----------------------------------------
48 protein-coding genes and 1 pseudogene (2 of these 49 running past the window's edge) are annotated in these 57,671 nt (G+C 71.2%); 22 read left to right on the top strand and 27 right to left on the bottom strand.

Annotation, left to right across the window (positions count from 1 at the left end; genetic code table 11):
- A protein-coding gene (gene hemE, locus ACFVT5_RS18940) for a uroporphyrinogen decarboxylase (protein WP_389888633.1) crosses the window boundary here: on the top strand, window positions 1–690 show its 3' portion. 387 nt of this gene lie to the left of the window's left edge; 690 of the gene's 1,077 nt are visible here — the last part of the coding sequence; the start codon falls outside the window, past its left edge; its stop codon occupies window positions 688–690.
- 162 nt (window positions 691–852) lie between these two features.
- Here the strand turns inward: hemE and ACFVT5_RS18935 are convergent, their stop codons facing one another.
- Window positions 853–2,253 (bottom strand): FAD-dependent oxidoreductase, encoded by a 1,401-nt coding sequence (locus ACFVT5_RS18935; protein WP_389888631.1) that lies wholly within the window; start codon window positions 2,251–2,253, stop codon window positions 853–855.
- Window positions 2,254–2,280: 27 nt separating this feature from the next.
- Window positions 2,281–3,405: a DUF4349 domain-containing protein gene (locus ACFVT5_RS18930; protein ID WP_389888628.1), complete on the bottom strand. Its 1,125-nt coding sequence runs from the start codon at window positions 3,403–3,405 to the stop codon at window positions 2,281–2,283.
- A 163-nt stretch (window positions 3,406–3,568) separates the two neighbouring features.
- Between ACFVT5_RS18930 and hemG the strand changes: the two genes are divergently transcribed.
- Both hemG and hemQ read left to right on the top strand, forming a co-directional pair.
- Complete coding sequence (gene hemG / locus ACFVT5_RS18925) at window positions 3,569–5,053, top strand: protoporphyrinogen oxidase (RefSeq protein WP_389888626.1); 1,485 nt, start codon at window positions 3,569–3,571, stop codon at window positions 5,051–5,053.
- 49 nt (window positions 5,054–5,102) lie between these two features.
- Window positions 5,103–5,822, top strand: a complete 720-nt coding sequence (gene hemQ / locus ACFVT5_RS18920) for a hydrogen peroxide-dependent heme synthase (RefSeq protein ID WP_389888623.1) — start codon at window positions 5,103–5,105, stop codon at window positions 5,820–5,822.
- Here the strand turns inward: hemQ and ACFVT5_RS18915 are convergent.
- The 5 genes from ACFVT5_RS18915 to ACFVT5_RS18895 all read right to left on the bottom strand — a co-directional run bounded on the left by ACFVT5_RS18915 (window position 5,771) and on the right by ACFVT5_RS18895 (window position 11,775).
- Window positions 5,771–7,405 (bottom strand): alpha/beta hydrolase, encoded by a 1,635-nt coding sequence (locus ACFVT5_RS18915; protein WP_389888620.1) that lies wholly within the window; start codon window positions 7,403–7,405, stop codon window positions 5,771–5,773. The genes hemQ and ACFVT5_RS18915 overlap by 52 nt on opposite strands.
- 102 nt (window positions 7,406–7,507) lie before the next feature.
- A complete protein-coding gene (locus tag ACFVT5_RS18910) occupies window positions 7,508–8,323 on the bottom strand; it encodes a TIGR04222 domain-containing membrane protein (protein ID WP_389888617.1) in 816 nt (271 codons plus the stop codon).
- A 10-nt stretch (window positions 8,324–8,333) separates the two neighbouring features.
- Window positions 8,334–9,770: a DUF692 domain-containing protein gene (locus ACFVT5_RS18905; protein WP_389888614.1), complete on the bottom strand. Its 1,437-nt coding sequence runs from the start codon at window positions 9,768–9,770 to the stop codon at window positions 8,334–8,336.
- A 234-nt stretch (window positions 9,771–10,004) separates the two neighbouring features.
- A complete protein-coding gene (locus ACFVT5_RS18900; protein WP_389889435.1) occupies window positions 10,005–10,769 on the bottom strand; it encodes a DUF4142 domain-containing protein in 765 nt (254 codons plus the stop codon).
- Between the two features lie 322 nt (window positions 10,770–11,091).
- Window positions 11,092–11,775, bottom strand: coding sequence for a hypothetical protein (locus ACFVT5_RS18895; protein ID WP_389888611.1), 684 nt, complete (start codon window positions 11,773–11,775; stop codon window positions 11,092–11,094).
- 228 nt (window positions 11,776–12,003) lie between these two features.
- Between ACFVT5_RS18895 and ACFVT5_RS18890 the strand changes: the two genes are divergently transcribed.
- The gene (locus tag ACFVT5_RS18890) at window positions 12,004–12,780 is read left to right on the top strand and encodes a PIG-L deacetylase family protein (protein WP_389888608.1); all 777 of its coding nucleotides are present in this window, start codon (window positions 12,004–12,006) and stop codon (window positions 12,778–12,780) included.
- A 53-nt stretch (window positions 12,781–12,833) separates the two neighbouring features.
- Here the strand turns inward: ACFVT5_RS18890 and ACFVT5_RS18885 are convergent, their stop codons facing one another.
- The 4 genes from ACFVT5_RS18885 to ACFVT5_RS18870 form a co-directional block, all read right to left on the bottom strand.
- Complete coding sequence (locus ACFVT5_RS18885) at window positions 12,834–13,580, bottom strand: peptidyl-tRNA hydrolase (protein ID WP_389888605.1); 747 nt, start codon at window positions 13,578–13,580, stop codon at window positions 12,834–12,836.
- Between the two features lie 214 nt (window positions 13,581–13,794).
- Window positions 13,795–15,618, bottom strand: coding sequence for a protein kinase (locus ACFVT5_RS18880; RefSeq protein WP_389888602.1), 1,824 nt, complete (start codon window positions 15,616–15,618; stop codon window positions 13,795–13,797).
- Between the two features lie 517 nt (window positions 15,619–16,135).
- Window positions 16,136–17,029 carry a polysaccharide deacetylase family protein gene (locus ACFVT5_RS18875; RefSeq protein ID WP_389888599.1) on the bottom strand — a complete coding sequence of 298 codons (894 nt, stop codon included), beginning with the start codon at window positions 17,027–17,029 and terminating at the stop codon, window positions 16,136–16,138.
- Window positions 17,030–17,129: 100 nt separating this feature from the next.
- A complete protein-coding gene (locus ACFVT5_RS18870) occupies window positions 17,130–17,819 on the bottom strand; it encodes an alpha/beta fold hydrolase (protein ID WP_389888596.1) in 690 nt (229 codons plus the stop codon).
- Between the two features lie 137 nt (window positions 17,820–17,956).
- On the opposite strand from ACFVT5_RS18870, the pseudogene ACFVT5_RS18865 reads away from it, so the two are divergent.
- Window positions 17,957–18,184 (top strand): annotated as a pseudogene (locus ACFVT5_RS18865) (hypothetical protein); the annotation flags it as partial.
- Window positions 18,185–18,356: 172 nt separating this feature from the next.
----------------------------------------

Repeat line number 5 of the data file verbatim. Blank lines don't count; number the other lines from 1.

- Here the strand turns inward: hemE and ACFVT5_RS18935 are convergent, their stop codons facing one another.